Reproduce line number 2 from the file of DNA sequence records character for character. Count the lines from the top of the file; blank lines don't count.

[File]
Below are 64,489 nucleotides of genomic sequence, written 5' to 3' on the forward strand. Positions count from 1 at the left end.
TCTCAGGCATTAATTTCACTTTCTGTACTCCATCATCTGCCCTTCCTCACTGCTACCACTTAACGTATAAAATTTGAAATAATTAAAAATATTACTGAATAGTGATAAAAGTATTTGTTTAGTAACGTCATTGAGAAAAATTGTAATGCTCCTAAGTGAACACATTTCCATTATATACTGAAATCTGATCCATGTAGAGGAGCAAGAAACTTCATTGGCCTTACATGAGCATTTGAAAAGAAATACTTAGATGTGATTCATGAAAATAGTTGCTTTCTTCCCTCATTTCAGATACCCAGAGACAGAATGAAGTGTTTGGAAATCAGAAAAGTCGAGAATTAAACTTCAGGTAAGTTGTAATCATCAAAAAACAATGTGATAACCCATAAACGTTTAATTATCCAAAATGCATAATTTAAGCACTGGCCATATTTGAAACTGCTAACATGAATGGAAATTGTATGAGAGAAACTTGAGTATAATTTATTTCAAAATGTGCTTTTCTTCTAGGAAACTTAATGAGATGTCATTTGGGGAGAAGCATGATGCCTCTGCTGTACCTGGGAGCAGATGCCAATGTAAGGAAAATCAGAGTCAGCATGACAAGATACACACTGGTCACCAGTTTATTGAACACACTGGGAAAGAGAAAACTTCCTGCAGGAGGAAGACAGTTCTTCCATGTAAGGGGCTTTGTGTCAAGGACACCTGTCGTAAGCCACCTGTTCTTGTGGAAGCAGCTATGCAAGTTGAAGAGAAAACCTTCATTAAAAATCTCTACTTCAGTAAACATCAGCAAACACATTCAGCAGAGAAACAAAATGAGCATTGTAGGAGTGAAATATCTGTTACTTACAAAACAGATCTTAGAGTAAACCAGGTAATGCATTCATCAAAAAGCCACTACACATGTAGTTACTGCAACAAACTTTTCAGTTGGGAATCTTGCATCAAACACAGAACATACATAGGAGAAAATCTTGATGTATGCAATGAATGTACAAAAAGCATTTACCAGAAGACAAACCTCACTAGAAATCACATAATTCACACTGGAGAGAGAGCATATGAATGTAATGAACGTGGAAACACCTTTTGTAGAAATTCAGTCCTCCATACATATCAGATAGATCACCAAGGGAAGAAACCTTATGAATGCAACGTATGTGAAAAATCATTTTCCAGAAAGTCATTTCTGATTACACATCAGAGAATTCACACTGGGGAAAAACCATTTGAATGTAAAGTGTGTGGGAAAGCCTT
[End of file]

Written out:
TCTCAGGCATTAATTTCACTTTCTGTACTCCATCATCTGCCCTTCCTCACTGCTACCACTTAACGTATAAAATTTGAAATAATTAAAAATATTACTGAATAGTGATAAAAGTATTTGTTTAGTAACGTCATTGAGAAAAATTGTAATGCTCCTAAGTGAACACATTTCCATTATATACTGAAATCTGATCCATGTAGAGGAGCAAGAAACTTCATTGGCCTTACATGAGCATTTGAAAAGAAATACTTAGATGTGATTCATGAAAATAGTTGCTTTCTTCCCTCATTTCAGATACCCAGAGACAGAATGAAGTGTTTGGAAATCAGAAAAGTCGAGAATTAAACTTCAGGTAAGTTGTAATCATCAAAAAACAATGTGATAACCCATAAACGTTTAATTATCCAAAATGCATAATTTAAGCACTGGCCATATTTGAAACTGCTAACATGAATGGAAATTGTATGAGAGAAACTTGAGTATAATTTATTTCAAAATGTGCTTTTCTTCTAGGAAACTTAATGAGATGTCATTTGGGGAGAAGCATGATGCCTCTGCTGTACCTGGGAGCAGATGCCAATGTAAGGAAAATCAGAGTCAGCATGACAAGATACACACTGGTCACCAGTTTATTGAACACACTGGGAAAGAGAAAACTTCCTGCAGGAGGAAGACAGTTCTTCCATGTAAGGGGCTTTGTGTCAAGGACACCTGTCGTAAGCCACCTGTTCTTGTGGAAGCAGCTATGCAAGTTGAAGAGAAAACCTTCATTAAAAATCTCTACTTCAGTAAACATCAGCAAACACATTCAGCAGAGAAACAAAATGAGCATTGTAGGAGTGAAATATCTGTTACTTACAAAACAGATCTTAGAGTAAACCAGGTAATGCATTCATCAAAAAGCCACTACACATGTAGTTACTGCAACAAACTTTTCAGTTGGGAATCTTGCATCAAACACAGAACATACATAGGAGAAAATCTTGATGTATGCAATGAATGTACAAAAAGCATTTACCAGAAGACAAACCTCACTAGAAATCACATAATTCACACTGGAGAGAGAGCATATGAATGTAATGAACGTGGAAACACCTTTTGTAGAAATTCAGTCCTCCATACATATCAGATAGATCACCAAGGGAAGAAACCTTATGAATGCAACGTATGTGAAAAATCATTTTCCAGAAAGTCATTTCTGATTACACATCAGAGAATTCACACTGGGGAAAAACCATTTGAATGTAAAGTGTGTGGGAAAGCCTT